Lily Gumbinner

The word ‘Preservation’ (from left to right) in Somali, Hebrew, English, Spanish, Simplified Chinese and German. “It requires a mental discipline to switch and exclusively speak your parents’ language when you are with them, and not speak English,” said communications freshman Kaja Andric. Many students at Dreyfoos learned their parents language to preserve their parents culture.

“Sayonara!” piano sophomore Izumi Yasuda said to her parents as she left for school, having learned her parent’s native language. From language, to food, to religion, many students use their culture for self-expression.

“I think that language is really important to culture,” communications freshman Kaja Andric said. “[Every] language has its own finesses. From the food to the jokes, [every] language has its own unique characteristics that are reflected in the people who speak it.”

Andric speaks Serbo-Croatian at home, and in fact, many students have grown up speaking both the language of their parents’ and the language of their peers, improving communication skills.

“I can talk to a whole new variety of people and have an instant connection to them because of the language we share,” communications sophomore Grace Gosinanont said, who speaks Thai with her parents.

Language may also serve to bridge students’ cultures with an appreciation of their parents’ pasts. Understanding multiple languages, especially those linked to one’s ancestry, frequently helps to foster understanding and empathy.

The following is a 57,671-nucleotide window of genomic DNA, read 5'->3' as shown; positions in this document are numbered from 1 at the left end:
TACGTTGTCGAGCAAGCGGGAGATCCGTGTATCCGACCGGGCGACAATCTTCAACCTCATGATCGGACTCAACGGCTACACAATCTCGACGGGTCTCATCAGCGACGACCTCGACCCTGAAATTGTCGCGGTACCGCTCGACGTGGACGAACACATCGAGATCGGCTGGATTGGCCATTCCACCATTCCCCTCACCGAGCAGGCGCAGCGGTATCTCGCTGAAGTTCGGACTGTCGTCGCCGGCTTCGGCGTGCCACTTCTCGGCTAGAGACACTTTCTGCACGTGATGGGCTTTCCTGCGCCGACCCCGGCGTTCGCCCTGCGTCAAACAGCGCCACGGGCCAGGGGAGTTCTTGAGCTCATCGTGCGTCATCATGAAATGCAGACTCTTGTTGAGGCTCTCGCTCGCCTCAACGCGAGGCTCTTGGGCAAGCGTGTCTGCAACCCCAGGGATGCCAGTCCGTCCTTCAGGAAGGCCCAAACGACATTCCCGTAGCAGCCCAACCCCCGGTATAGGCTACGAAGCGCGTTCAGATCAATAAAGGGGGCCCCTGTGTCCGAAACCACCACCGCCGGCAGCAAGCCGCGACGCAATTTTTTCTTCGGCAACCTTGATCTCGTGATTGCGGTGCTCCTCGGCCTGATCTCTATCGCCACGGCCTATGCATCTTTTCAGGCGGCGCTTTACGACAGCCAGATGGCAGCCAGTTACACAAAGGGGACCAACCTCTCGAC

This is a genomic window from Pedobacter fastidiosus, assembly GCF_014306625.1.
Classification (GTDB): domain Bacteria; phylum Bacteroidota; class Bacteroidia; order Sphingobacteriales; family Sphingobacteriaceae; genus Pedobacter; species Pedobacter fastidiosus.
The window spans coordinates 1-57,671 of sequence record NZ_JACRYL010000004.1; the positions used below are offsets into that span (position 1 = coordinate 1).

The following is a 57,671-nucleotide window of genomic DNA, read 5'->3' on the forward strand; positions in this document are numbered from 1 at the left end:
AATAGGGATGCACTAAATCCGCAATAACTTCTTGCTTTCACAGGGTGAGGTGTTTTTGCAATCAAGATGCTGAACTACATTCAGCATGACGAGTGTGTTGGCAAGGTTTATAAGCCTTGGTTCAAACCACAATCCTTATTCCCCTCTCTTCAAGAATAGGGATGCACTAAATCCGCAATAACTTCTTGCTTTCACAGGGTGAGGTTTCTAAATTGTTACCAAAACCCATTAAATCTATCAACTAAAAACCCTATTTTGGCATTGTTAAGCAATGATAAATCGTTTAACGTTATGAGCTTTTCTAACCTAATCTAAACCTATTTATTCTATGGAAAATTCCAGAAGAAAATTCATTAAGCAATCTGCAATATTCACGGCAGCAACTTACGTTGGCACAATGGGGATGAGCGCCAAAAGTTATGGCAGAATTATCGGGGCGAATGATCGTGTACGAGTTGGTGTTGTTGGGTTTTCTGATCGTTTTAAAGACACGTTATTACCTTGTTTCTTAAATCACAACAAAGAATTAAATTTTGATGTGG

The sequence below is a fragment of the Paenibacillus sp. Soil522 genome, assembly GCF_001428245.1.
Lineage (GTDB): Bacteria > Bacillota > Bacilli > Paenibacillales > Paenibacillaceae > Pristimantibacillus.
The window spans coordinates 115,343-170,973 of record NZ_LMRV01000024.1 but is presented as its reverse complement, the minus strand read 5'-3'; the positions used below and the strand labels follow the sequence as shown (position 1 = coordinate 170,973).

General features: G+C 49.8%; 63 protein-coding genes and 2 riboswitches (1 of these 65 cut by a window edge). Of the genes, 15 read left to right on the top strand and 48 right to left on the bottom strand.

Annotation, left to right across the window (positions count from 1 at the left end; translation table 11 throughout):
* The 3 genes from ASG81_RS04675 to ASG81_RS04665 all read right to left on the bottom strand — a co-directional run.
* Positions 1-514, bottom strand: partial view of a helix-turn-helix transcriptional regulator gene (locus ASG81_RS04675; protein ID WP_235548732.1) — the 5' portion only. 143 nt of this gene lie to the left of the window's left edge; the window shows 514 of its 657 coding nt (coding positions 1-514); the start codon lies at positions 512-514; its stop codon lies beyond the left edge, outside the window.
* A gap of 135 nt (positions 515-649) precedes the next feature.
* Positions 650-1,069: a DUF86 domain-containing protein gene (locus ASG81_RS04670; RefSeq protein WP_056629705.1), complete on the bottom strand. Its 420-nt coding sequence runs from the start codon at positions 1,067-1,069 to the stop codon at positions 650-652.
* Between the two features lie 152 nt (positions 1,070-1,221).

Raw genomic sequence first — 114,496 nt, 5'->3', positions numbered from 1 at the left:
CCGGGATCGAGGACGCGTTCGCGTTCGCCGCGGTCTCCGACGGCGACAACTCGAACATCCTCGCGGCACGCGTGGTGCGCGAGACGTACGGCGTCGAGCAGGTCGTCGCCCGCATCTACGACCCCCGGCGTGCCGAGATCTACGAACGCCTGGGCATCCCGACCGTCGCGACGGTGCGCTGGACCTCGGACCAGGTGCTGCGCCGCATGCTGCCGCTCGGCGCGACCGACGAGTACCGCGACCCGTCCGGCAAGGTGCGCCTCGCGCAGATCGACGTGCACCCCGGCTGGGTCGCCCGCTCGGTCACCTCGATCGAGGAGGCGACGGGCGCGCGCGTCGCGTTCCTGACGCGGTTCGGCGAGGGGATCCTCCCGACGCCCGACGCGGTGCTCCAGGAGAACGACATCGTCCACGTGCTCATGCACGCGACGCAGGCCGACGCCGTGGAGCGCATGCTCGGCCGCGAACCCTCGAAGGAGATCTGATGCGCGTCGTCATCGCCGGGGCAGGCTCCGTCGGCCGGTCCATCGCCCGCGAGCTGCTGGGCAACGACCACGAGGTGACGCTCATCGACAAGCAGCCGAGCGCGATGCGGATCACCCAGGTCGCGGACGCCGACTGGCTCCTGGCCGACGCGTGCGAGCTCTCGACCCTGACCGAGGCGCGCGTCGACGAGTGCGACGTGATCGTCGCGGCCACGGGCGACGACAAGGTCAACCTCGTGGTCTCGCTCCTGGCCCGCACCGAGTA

Knowing my parents’ language gives me a deeper connection to their culture,” Andric said. “I’m able to communicate with my extended family, and I have friends overseas that I hang out with during summers.”

Equipped with multiple languages, students are able to have more meaningful experiences in other countries.

“I travel to former Yugoslavia every other year,” Andric said. “I think that staying there often gives me the chance to experience the culture on a more personal level. My mom and dad can’t be as sincere and their true selves speaking a second or third language like English.”

For multiple students, this understanding can lead to an entirely different perspective about the origins of their family.

“A lot of Thai culture revolves around being able to interpret the language and being able to speak it,” Gosinanont said. “It gives me the chance to understand the meaning behind each story told to me.”

Many times, a student’s languages can help define their self and their culture, being a combination of their parents language and the English they learned at school.

“I can speak both languages equally, but I think I am culturally closer to Japanese, so it’s always fun to talk about cultural differences with my friends,” Yasuda said.

Because of these benefits, bilingual students encourage others to learn a language from their own history and become familiar to a past.

Gosinanont said, “It’s an experience that will bring you closer to your family and your family’s culture.”